Presentations: Use breath to enhance your voice
Breathing is something that we all take for granted. Yet utilising the breath can help us deliver powerful presentations. Find out how.
Athletes are taught to use the breath effectively to achieve maximum output. The same is true for speakers. When we’re nervous we tend to shallow breathe.
Yet if we breathed deeply we would be able to deliver a more powerful presentation. Breathing helps to relax the muscles and in so doing, oxygen flows to the brain; we can think more clearly and feel more confident about speaking in front of a group of people.
Here are some breathing exercises that will assist you in using your voice effectively in your next presentation.
Control the inhalation
Without a proper amount of air on the intake, you’re at risk of running out of air before finishing your sentence. It’s especially important to be aware of your breathing when you’re nervous or stressed. During these times, muscles tense and breathing becomes shallow.
With shallow breathing the lungs don’t take in enough air to allow you to reach the end of your sentence. This can lead to lack of projection and volume and the inability to be clearly heard.
"These breathing exercises will assist you in using your voice effectively in your next presentation."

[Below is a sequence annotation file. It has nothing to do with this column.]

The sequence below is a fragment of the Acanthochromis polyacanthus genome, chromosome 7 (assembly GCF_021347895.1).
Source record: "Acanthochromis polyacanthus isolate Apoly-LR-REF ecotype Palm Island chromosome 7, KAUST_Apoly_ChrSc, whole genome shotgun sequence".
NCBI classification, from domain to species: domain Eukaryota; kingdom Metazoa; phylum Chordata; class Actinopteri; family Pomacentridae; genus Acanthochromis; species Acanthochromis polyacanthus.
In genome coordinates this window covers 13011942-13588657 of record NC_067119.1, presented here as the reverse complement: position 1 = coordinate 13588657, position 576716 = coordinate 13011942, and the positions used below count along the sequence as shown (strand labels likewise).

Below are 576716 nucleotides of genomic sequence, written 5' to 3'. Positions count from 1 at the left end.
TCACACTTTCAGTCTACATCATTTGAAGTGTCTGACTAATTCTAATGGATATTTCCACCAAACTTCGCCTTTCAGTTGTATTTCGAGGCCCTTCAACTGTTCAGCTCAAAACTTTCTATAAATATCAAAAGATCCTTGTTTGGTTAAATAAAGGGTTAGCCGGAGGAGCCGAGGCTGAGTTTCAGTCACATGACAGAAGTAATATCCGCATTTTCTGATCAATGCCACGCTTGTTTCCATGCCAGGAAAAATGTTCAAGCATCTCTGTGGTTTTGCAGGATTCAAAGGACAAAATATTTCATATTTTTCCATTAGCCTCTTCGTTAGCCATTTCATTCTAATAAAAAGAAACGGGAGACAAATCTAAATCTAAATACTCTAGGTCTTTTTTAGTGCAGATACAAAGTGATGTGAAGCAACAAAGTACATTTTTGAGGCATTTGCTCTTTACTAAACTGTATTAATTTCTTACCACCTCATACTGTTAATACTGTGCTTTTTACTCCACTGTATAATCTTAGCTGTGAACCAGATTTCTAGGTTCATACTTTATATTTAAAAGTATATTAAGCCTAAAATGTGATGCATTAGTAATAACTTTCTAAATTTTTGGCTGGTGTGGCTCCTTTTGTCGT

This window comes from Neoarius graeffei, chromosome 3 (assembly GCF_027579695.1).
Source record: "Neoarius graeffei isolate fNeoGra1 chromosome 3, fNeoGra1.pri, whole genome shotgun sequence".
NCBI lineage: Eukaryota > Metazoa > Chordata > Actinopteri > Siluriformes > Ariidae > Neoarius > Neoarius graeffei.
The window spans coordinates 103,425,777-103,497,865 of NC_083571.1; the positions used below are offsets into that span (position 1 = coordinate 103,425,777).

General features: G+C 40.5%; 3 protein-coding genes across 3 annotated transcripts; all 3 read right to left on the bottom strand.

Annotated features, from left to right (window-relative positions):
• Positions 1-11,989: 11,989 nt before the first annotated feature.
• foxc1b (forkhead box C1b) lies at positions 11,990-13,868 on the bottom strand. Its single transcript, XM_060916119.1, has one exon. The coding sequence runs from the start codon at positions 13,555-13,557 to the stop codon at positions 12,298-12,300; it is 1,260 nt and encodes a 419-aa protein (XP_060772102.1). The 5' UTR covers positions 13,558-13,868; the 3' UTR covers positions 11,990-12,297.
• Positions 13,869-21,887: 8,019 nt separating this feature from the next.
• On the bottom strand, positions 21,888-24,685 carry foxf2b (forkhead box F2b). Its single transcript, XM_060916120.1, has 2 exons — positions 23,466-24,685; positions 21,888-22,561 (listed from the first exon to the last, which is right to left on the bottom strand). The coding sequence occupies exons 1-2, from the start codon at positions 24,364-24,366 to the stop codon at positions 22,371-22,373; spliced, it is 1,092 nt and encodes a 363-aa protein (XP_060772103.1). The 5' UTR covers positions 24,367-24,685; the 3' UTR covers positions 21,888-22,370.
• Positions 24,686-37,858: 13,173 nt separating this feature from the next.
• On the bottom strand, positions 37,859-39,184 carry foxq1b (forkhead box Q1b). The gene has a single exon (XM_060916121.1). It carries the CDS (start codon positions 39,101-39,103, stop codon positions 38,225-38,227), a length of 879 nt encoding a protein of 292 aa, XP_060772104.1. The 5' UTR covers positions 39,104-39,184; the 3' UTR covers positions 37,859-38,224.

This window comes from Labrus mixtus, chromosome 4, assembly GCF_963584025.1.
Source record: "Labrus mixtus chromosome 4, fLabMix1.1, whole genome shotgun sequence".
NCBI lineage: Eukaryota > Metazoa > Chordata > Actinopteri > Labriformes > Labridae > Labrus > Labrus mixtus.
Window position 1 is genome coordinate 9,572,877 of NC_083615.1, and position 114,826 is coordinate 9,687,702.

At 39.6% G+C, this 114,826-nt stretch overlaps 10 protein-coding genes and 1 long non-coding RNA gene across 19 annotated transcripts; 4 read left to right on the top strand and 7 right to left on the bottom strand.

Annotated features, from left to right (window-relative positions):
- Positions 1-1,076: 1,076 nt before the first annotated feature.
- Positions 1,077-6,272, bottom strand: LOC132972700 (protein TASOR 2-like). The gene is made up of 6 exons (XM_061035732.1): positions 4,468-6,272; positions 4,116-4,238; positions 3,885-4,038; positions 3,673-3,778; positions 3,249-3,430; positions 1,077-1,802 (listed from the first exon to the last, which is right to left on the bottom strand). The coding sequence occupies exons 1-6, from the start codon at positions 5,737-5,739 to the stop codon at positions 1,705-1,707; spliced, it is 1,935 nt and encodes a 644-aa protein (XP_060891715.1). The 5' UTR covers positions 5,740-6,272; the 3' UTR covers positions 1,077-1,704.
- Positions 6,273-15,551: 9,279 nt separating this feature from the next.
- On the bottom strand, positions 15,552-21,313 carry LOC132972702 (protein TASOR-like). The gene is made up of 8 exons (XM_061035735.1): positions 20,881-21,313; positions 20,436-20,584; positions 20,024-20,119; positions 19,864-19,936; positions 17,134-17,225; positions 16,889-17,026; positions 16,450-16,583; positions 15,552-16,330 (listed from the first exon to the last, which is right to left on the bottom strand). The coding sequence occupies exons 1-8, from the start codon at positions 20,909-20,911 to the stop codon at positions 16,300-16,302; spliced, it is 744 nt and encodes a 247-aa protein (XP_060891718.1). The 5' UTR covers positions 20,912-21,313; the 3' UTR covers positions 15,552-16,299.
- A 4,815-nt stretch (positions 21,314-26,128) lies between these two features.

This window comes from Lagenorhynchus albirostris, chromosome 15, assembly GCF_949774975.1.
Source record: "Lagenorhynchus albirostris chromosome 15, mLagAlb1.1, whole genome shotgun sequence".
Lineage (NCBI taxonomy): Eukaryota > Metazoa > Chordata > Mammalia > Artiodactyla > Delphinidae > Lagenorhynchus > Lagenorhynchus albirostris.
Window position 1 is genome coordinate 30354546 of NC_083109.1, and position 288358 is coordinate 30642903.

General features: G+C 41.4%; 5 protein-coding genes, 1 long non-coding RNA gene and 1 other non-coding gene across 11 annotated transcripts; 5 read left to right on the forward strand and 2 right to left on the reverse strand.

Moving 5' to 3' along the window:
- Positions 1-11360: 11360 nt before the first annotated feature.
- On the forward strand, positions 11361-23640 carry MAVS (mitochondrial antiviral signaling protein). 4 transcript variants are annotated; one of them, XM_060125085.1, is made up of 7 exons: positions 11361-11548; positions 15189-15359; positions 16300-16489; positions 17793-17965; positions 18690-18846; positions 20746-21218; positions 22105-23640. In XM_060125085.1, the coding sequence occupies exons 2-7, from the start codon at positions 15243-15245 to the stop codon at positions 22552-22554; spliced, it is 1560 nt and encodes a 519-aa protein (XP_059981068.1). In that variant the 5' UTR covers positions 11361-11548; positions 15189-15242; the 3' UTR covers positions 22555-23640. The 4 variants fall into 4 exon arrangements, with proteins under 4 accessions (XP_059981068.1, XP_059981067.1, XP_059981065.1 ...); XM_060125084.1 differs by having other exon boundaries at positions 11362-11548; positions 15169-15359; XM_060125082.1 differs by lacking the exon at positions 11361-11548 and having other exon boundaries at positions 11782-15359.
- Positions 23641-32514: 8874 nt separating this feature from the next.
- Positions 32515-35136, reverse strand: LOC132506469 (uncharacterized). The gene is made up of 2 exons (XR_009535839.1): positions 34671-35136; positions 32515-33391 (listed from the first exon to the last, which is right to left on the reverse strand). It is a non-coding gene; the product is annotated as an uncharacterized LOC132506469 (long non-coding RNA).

These exercises will help to control the inhalation:
- Be aware of your posture – stand or sit up straight
- Breathe in through your nose and out through your mouth using your diaphragm not your shoulders
- Inhale between phrases
Want more articles like this? Check out the presentation skills section.
Control the exhalation
Effective speakers control their exhalation so that they still have breath at the end of their sentences. The breath and voice should work together with the air flowing out in one smooth stream along with your words.
These exercises will help to control the exhalation:
- To increase your lung capacity, practise saying the alphabet on a single exhalation, with a small amount of air left at the end.
- A good ratio of inhalation to exhalation is one to five. For every one second inhalation there is a five second exhalation on which you speak.
Fillers are words such as ‘um’, ‘ah’, ‘like’, ‘so’, ‘you know’. These words and phrases can become distracting to the audience. They detract from your ability to come across as clear, confident and persuasive.
To help minimise fillers, pause and breathe. This allows your audience to digest what you’re saying.
By practising these exercises on a regular basis you’ll be able to use your voice to add impact to your message in your next presentation.
What are your thoughts about this article? Do you have any further tips for better presentation skills?